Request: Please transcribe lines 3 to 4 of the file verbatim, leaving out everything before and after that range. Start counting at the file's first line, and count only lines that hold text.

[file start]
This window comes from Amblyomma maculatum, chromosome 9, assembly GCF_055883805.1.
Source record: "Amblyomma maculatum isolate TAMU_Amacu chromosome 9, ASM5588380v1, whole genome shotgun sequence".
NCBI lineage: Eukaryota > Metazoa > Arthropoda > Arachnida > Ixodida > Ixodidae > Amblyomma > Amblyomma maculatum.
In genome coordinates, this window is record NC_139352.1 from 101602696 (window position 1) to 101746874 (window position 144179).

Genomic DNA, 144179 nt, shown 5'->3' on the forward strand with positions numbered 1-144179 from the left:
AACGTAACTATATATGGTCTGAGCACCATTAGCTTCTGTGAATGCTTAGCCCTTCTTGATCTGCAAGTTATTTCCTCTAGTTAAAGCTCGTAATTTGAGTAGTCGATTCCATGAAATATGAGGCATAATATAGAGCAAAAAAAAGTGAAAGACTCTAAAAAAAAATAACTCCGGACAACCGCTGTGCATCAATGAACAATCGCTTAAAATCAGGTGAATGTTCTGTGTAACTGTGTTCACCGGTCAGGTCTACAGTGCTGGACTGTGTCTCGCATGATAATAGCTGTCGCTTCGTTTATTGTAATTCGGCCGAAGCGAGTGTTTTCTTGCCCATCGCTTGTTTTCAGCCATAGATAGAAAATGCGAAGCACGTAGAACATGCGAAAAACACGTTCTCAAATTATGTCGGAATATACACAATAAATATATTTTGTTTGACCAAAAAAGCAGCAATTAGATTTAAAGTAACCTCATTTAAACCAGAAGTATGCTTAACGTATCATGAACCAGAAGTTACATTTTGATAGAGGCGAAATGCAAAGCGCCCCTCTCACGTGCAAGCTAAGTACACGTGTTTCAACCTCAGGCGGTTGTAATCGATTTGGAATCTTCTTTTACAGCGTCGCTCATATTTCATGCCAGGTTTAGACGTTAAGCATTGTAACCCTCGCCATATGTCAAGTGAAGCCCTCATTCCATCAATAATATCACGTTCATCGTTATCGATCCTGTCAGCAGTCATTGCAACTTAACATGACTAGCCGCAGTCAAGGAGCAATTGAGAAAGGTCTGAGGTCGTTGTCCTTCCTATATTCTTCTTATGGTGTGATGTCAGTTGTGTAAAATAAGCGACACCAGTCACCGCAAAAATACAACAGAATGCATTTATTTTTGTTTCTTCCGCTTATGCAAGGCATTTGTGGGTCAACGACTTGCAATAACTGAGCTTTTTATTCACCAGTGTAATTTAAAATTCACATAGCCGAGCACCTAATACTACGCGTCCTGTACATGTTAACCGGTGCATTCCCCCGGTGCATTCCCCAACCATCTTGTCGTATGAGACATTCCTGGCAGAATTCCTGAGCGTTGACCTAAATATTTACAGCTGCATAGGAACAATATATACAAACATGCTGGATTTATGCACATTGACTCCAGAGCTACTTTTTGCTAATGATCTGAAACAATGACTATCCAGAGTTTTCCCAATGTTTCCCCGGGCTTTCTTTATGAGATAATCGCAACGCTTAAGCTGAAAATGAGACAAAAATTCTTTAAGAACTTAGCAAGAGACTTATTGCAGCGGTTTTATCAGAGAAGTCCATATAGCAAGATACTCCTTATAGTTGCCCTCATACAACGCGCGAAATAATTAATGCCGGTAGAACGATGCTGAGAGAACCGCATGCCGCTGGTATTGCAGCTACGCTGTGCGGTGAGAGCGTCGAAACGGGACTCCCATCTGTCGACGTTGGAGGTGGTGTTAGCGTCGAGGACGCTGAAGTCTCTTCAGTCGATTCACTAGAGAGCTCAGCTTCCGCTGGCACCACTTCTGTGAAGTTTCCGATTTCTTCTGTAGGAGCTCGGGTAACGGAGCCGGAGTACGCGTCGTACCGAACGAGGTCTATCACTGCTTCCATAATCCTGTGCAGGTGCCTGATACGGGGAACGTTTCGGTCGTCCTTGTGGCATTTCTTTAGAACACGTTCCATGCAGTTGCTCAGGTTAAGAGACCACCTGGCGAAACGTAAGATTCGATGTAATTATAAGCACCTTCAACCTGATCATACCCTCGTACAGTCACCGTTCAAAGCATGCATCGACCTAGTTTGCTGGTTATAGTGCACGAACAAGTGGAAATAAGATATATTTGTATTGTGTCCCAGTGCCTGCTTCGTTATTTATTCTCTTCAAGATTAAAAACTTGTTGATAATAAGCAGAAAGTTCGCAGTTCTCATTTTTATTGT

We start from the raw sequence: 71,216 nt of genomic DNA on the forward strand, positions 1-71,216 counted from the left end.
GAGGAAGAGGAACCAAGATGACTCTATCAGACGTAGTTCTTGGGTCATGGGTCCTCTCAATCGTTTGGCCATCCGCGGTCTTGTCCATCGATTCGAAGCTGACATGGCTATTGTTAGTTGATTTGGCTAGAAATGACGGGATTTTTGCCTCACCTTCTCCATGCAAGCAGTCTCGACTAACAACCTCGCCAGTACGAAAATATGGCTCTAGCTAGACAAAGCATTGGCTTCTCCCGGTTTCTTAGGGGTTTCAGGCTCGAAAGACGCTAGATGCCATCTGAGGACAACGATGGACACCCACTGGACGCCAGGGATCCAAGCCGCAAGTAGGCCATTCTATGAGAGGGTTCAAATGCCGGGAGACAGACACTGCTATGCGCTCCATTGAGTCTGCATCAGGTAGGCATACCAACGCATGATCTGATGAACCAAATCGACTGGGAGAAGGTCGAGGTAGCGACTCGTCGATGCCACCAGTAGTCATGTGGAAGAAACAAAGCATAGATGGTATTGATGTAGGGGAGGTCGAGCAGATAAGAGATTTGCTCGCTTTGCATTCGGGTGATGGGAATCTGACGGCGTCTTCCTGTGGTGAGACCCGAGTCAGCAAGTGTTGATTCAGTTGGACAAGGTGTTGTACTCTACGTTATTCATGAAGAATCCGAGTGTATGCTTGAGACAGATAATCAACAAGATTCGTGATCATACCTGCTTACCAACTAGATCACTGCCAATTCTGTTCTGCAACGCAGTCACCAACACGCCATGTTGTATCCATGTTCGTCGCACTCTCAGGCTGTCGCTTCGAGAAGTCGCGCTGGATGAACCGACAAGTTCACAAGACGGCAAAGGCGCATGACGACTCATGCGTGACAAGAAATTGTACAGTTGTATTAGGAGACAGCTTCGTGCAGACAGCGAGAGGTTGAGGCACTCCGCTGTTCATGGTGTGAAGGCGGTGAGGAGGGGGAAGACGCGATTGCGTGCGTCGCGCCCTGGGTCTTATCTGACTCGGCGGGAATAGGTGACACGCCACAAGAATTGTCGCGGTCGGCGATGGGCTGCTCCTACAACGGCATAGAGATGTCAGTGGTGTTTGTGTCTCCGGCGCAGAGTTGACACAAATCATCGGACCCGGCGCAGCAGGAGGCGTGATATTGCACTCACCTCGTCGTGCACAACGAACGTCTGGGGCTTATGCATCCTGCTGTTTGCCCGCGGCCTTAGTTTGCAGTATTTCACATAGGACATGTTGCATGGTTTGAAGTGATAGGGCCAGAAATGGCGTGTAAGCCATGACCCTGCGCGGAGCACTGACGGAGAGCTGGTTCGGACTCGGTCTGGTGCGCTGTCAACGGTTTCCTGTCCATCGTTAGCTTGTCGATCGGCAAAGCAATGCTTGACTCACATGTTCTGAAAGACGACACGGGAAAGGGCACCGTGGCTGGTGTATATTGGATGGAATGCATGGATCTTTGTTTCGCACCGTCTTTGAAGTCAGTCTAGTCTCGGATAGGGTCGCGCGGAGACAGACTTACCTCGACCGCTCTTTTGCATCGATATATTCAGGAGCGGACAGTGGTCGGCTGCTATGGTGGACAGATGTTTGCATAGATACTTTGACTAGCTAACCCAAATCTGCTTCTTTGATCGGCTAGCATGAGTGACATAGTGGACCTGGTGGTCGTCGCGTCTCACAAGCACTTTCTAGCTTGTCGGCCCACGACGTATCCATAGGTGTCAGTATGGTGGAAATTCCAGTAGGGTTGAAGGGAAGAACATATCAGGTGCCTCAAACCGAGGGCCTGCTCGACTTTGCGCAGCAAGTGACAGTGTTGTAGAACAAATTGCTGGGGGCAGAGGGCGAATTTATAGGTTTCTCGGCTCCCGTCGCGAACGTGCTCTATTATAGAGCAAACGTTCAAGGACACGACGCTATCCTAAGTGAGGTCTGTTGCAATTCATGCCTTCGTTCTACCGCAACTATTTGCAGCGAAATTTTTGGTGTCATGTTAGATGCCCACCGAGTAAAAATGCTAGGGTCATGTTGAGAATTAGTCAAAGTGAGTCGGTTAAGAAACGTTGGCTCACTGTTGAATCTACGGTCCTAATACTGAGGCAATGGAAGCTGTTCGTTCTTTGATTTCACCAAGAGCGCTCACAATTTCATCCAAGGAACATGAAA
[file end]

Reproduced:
NCBI lineage: Eukaryota > Metazoa > Arthropoda > Arachnida > Ixodida > Ixodidae > Amblyomma > Amblyomma maculatum.
In genome coordinates, this window is record NC_139352.1 from 101602696 (window position 1) to 101746874 (window position 144179).